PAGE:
What Businesses Need to Know About Arbitration and Wrongful Death Claims
By Gregory G. Sewell, Bouhan Falligant LLP
Special to Business in Savannah
According to a report released in 2012 by the Georgetown University Center on Education and the Workforce, the fastest growing industry in the state of Georgia between 2010 and 2020 will be health care, with nearly 150,000 jobs expected to be added during the period. That’s a 38 percent growth rate compared to a 20 percent growth in other industries. The health care industry encompasses more than just hospitals; it includes hospice, home health care, and nursing homes, among others.
While this news is great for the economic development of our state, there are many legal issues the owners of these healthcare-related businesses should be aware of regarding wrongful death lawsuits. While no business is immune from a wrongful death lawsuit, the health care industry (especially businesses providing end-of-life care), may be more susceptible than others.
In Georgia, a wrongful death claim arises when someone dies from injuries sustained as a result of the criminal or negligent conduct of another. What is not as widely understood, however, is that there are actually two unique claims that can arise: a wrongful death claim and an estate claim. The wrongful death claim, which very often is the more lucrative claim from a damages perspective, belongs to certain “beneficiaries” defined by Georgia law and is measured by the full value of the life of the deceased. An estate claim can only be pursued by the representative of the deceased’s estate. Georgia law permits the personal representative of the estate to recover for funeral, medical, and other necessary expenses resulting from the death, as well as pre-death pain and suffering.
A recent case decided by the Georgia Court of Appeals, Norton v. United Health Services Inc., held that a nursing home could not compel the arbitration of a wrongful death claim pursuant to an arbitration provision contained in an admission contract signed by the patient’s power of attorney. Arbitration is a binding form of alternative dispute resolution where the parties agree to present their case to and accept the decision of an impartial third party or panel as opposed to a jury or a judge in a court of law. A mandatory arbitration agreement, many of which are signed when patients enter nursing home care, is a contract where the parties agree to resolve all existing or future disputes in arbitration.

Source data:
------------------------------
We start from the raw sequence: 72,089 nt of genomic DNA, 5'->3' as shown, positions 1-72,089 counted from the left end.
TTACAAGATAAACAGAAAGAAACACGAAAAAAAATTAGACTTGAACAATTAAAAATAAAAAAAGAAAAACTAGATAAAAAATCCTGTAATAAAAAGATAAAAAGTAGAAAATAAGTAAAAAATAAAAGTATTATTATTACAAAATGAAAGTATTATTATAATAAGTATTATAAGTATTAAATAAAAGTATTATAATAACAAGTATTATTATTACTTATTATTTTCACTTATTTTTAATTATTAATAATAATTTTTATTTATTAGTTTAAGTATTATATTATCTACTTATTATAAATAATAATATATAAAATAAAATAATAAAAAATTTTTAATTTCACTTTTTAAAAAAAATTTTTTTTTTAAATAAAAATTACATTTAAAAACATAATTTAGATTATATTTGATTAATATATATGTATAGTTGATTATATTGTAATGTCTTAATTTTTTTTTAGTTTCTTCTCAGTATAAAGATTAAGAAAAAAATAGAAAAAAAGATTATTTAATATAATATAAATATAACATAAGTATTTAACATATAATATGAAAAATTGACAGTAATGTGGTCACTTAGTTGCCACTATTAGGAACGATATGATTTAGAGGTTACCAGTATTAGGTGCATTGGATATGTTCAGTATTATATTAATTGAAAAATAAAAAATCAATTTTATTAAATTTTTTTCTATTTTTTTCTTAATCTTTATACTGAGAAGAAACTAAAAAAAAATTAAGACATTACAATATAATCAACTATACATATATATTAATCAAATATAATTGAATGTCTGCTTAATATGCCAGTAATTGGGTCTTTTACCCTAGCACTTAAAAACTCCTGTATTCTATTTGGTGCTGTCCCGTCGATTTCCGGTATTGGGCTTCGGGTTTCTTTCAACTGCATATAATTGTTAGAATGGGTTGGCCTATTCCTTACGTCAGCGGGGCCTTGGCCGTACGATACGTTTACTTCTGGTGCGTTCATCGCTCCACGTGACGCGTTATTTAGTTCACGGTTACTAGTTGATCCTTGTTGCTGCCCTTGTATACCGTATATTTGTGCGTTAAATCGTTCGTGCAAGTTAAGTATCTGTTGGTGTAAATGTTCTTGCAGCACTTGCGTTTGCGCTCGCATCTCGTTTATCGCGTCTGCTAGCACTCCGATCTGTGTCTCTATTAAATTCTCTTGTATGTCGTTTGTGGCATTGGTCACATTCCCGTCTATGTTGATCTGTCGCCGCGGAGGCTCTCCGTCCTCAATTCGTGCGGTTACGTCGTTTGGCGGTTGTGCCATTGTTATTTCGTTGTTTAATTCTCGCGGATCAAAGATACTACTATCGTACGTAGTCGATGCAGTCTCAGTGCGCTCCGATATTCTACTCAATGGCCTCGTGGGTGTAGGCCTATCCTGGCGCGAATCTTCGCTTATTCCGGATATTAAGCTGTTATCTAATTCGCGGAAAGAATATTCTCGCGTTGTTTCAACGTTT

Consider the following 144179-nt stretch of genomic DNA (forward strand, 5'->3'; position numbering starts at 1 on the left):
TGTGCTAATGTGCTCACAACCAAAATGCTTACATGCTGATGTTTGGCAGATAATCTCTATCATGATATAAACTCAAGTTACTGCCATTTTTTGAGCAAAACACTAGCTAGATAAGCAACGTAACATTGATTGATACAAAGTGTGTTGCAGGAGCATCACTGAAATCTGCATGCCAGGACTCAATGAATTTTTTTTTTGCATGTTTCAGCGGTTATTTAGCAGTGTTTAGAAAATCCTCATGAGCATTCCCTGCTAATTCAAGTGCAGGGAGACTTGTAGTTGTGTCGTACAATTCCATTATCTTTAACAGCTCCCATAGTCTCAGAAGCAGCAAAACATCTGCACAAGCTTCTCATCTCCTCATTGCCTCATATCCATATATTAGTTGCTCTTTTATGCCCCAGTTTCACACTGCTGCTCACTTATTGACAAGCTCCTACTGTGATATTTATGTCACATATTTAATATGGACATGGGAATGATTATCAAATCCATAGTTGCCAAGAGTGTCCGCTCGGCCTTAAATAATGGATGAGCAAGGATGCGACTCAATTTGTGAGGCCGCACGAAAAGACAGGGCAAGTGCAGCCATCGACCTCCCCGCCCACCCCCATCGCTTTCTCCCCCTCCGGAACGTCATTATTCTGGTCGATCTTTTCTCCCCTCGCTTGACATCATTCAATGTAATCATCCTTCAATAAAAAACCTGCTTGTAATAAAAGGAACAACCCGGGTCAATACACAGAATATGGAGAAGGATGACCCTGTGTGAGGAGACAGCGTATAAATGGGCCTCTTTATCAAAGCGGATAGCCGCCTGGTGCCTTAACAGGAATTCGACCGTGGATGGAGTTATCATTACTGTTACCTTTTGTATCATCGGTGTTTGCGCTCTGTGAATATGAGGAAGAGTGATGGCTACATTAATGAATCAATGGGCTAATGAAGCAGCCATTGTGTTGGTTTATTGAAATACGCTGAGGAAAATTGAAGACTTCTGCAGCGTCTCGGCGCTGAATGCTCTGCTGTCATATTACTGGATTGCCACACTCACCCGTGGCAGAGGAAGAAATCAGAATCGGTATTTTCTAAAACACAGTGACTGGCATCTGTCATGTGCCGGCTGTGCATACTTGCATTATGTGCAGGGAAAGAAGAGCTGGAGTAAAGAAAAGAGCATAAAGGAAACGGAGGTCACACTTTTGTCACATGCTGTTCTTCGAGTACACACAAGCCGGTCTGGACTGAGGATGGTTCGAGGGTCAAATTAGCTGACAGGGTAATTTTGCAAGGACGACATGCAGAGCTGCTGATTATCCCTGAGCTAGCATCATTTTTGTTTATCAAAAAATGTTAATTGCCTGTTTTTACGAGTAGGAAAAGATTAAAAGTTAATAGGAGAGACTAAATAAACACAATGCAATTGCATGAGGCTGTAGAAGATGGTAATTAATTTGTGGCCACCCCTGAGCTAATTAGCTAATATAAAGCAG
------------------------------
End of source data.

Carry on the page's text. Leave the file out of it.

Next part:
In the Norton case, the decedent’s daughter, as power of attorney for the deceased, signed an arbitration provision that specifically stated that any wrongful death claim for the decedent, a resident of a long-term care facility, would be resolved in arbitration. After her death, the decedent’s husband, again through the decedent’s daughter as power of attorney, sued the facility for medical malpractice and wrongful death, among other claims. Although the trial court compelled arbitration for all claims asserted in the suit, the Court of Appeals reversed the lower court’s ruling with respect to the wrongful death claim.
The Court reasoned that the beneficiaries of the wrongful death claim — the surviving spouse, children, and descendants of the children — did not consent to arbitration and the deceased’s consent to arbitration, through her power of attorney, had no authority to bind the survivors. The nursing home has asked the Georgia Supreme Court to review the decision of the Court of Appeals. If the Supreme Court considers this case, the decision could have far-reaching implications for health care arbitration claims in Georgia, particularly if the Supreme Court upholds the decision of the Court of Appeals. Specifically, claims could be split between those subject to arbitration and those that are not.
If a valid arbitration agreement is present, courts generally refer cases to arbitration for dispute resolution. However, owners of businesses that regularly face wrongful death claims or use arbitration agreements need to be aware of this change in Georgia law. In the case of many patients and residents of nursing homes, hospice care, and home health care, spouses and children of the patient/resident are involved in the medical decision-making. In such cases, and in other cases where practical, when someone signs an arbitration provision, it may be prudent to also have their spouse and/or children also sign the agreement as these are the most common wrongful death beneficiaries.
Consult with an experienced attorney when drafting an arbitration agreement that will best address any claims that may arise. In so doing, you will be prepared for potential litigation and can protect your business when potentially actionable incidents occur.
Attorney Gregory G. Sewell is a partner at Bouhan Falligant LLP. His practice focuses on medical malpractice defense, personal injury defense, and business litigation. He can be reached at 912-644-5738 or email@example.com.